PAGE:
Why India’s NSG entry is no big deal
Examine the issue closely, two facts emerge. One, India’s NSG membership is very unlikely to happen, and, two, it does not matter.
Now, what does NSG membership mean to India’s nuclear programme? Nothing. Two former chairmen of India’s Atomic Energy Commission BusinessLine spoke to, MR Srinivasan and RK Sinha, expressed themselves almost identically: “Heavens are not going to fall if India does not get NSG membership.” India has access to technology, thanks to the waiver granted in 2008. No foreign nuclear reactor supplier is waiting for India to get a NSG membership.
In fact, a long list of deal-breaker challenges hamper progress of foreign companies selling their hi-tech reactors — nuclear liability issue, Japan’s distaste for nuclear (both GE and Westinghouse are today Japanese-owned), local opposition and pricing. ‘NSG membership’ has never shown up in the list.
Indeed, with the sole exception of Russia’s Rosatom, it is difficult to see any foreign companies selling their reactors to India, even assuming that local opposition to nuclear plants could be overcome.
According to an India-briefing document of World Association of Nuclear Operators, Areva was seeking a tariff of ₹9.18 a kWhr, while the Department of Atomic Energy would not go beyond ₹6.50. In contrast, Kudankulam units three and four are expected to sell at ₹3.90 a kWhr. Energy from India-built nuclear plants are much cheaper. For GE-Hitachi and Westinghouse-Toshiba, the liability issue is a big risk, and if they factor the risk in costs, their energy will also be pricey.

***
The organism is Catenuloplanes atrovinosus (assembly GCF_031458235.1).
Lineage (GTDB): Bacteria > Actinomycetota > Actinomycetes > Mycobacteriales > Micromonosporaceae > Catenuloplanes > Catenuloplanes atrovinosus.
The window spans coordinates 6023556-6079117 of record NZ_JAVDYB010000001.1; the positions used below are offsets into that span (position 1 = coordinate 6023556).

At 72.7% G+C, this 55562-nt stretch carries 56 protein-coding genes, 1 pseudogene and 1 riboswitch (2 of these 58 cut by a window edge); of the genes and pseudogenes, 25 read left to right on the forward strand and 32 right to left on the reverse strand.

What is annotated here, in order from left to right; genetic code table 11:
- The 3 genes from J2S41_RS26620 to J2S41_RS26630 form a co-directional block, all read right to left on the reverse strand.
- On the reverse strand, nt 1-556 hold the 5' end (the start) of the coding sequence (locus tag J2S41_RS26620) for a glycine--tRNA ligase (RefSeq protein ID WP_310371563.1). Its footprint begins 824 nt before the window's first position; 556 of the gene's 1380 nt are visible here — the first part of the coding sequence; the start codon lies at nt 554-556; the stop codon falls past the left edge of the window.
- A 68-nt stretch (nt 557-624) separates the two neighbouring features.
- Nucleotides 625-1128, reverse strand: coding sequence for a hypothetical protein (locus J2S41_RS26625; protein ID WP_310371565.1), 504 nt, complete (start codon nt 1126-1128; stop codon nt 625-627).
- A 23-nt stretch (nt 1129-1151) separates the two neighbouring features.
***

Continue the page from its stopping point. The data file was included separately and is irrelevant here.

It is difficult to see any foreign reactors other than the Russians’ coming up in India. India’s nuclear roll-out will most likely be limited to Nuclear Power Corporation’s 12 Pressurised Heavy Water Reactors (including four under construction), a few fast neutron reactors and whatever the Russians supply at Kudankulam.
What NSG can offer
These are the bigger issues in India’s massive expansion of its nuclear capacity, not NSG membership. Nor is NSG likely to matter materially in terms of uranium supply. India has hammered out agreements with Canada (April 2013) and Australia (November 2014), and other countries such as Kazakhstan have been supplying too.
NSG membership is an assertion of right. When the one-time NSG waiver was granted to India in 2008, India agreed that it would abide by any rules that NSG may make in the future. Being inside would mean participating in that rule-making.
Besides, NSG membership will give India a chance to expose Pakistan’s terrible proliferation record.
In a recent editorial, the New York Times observed that if India gets the membership, it will forever block Pakistan. It observed that Pakistan once provided nuclear technology to North Korea and Iran, and giving India a membership and denying it to Pakistan will give “new incentives to misbehave”. Now, such talks are reward enough for India.
In the unlikely event of India getting in, it will be in a position to use its veto to hamper Pakistan. If it doesn’t get in, India can keep the spotlight shining on Pakistan and show China as a supporter of it. Either way, it is a victory.